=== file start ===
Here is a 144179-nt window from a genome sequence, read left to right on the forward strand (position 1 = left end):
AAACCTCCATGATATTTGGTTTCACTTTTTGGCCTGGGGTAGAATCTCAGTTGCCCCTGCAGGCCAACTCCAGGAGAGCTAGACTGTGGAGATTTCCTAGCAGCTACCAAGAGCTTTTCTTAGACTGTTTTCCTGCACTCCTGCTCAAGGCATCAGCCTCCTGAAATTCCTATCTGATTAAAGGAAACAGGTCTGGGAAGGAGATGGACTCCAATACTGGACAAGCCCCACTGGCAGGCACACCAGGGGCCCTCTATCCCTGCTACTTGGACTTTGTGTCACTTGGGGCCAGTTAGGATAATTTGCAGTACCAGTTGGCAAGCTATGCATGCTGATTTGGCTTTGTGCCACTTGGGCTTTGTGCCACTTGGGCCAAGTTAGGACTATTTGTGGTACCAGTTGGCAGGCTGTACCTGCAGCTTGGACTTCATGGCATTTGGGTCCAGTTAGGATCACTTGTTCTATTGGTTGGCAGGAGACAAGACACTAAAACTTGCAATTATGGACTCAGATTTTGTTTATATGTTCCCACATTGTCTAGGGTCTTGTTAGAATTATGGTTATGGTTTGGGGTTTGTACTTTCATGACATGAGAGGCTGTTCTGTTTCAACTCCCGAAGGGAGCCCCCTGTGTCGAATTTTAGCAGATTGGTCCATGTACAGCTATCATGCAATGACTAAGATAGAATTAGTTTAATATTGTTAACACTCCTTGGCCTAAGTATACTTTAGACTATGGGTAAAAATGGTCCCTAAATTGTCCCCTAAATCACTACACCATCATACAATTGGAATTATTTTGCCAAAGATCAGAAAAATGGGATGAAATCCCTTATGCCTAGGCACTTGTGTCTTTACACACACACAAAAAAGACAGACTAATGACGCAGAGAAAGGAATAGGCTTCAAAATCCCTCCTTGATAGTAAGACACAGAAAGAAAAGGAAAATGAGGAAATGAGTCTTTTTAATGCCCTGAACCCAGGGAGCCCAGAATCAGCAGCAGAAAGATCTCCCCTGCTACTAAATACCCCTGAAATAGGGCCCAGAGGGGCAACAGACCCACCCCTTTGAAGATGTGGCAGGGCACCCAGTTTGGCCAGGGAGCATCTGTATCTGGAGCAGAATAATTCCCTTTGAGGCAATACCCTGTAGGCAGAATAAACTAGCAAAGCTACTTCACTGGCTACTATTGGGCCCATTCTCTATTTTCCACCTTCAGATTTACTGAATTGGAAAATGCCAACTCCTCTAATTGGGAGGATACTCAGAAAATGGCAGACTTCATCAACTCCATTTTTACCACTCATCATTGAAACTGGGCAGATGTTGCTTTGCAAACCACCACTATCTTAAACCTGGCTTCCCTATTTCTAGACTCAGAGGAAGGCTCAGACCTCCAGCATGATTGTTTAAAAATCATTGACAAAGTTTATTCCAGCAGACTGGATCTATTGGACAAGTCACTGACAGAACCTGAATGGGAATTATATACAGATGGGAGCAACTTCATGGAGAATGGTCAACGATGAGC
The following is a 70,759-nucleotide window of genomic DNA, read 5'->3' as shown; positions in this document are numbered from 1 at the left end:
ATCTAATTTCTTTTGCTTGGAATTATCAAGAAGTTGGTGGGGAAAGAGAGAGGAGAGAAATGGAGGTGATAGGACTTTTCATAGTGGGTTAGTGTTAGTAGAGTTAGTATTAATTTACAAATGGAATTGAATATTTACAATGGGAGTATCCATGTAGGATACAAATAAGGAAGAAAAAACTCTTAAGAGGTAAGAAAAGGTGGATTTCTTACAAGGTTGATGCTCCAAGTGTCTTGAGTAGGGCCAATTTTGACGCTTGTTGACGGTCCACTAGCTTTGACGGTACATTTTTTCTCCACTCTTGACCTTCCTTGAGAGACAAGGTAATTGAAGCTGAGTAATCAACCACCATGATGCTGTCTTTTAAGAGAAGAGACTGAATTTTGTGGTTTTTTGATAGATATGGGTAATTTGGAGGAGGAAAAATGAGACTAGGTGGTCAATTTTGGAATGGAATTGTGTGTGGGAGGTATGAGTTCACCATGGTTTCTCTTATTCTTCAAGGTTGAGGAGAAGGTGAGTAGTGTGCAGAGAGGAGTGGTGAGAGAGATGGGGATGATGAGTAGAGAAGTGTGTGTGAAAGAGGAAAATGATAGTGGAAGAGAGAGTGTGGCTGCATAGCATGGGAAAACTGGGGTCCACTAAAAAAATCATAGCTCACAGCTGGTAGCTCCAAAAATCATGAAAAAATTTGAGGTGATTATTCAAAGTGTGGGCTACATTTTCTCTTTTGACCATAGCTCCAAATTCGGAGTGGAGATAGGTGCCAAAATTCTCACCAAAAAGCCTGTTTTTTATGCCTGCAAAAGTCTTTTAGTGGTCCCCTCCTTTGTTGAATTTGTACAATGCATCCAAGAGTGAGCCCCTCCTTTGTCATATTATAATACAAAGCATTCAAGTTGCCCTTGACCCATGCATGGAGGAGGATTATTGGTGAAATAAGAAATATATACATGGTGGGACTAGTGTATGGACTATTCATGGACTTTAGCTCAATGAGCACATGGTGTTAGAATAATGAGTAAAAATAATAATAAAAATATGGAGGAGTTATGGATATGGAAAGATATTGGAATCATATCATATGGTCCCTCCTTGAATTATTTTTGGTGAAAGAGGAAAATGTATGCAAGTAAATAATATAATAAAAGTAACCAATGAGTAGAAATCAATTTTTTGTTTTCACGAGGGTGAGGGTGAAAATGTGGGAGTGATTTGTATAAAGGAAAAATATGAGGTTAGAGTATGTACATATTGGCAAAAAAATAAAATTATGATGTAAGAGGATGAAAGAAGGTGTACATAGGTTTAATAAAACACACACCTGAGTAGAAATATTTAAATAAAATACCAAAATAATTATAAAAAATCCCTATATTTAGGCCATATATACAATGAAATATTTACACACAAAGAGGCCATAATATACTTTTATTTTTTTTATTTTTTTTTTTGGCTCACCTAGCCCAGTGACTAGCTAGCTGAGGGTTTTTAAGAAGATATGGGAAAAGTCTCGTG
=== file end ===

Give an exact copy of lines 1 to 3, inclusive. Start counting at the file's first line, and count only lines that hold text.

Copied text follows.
Here is a 144179-nt window from a genome sequence, read left to right on the forward strand (position 1 = left end):
AAACCTCCATGATATTTGGTTTCACTTTTTGGCCTGGGGTAGAATCTCAGTTGCCCCTGCAGGCCAACTCCAGGAGAGCTAGACTGTGGAGATTTCCTAGCAGCTACCAAGAGCTTTTCTTAGACTGTTTTCCTGCACTCCTGCTCAAGGCATCAGCCTCCTGAAATTCCTATCTGATTAAAGGAAACAGGTCTGGGAAGGAGATGGACTCCAATACTGGACAAGCCCCACTGGCAGGCACACCAGGGGCCCTCTATCCCTGCTACTTGGACTTTGTGTCACTTGGGGCCAGTTAGGATAATTTGCAGTACCAGTTGGCAAGCTATGCATGCTGATTTGGCTTTGTGCCACTTGGGCTTTGTGCCACTTGGGCCAAGTTAGGACTATTTGTGGTACCAGTTGGCAGGCTGTACCTGCAGCTTGGACTTCATGGCATTTGGGTCCAGTTAGGATCACTTGTTCTATTGGTTGGCAGGAGACAAGACACTAAAACTTGCAATTATGGACTCAGATTTTGTTTATATGTTCCCACATTGTCTAGGGTCTTGTTAGAATTATGGTTATGGTTTGGGGTTTGTACTTTCATGACATGAGAGGCTGTTCTGTTTCAACTCCCGAAGGGAGCCCCCTGTGTCGAATTTTAGCAGATTGGTCCATGTACAGCTATCATGCAATGACTAAGATAGAATTAGTTTAATATTGTTAACACTCCTTGGCCTAAGTATACTTTAGACTATGGGTAAAAATGGTCCCTAAATTGTCCCCTAAATCACTACACCATCATACAATTGGAATTATTTTGCCAAAGATCAGAAAAATGGGATGAAATCCCTTATGCCTAGGCACTTGTGTCTTTACACACACACAAAAAAGACAGACTAATGACGCAGAGAAAGGAATAGGCTTCAAAATCCCTCCTTGATAGTAAGACACAGAAAGAAAAGGAAAATGAGGAAATGAGTCTTTTTAATGCCCTGAACCCAGGGAGCCCAGAATCAGCAGCAGAAAGATCTCCCCTGCTACTAAATACCCCTGAAATAGGGCCCAGAGGGGCAACAGACCCACCCCTTTGAAGATGTGGCAGGGCACCCAGTTTGGCCAGGGAGCATCTGTATCTGGAGCAGAATAATTCCCTTTGAGGCAATACCCTGTAGGCAGAATAAACTAGCAAAGCTACTTCACTGGCTACTATTGGGCCCATTCTCTATTTTCCACCTTCAGATTTACTGAATTGGAAAATGCCAACTCCTCTAATTGGGAGGATACTCAGAAAATGGCAGACTTCATCAACTCCATTTTTACCACTCATCATTGAAACTGGGCAGATGTTGCTTTGCAAACCACCACTATCTTAAACCTGGCTTCCCTATTTCTAGACTCAGAGGAAGGCTCAGACCTCCAGCATGATTGTTTAAAAATCATTGACAAAGTTTATTCCAGCAGACTGGATCTATTGGACAAGTCACTGACAGAACCTGAATGGGAATTATATACAGATGGGAGCAACTTCATGGAGAATGGTCAACGATGAGC
The following is a 70,759-nucleotide window of genomic DNA, read 5'->3' as shown; positions in this document are numbered from 1 at the left end: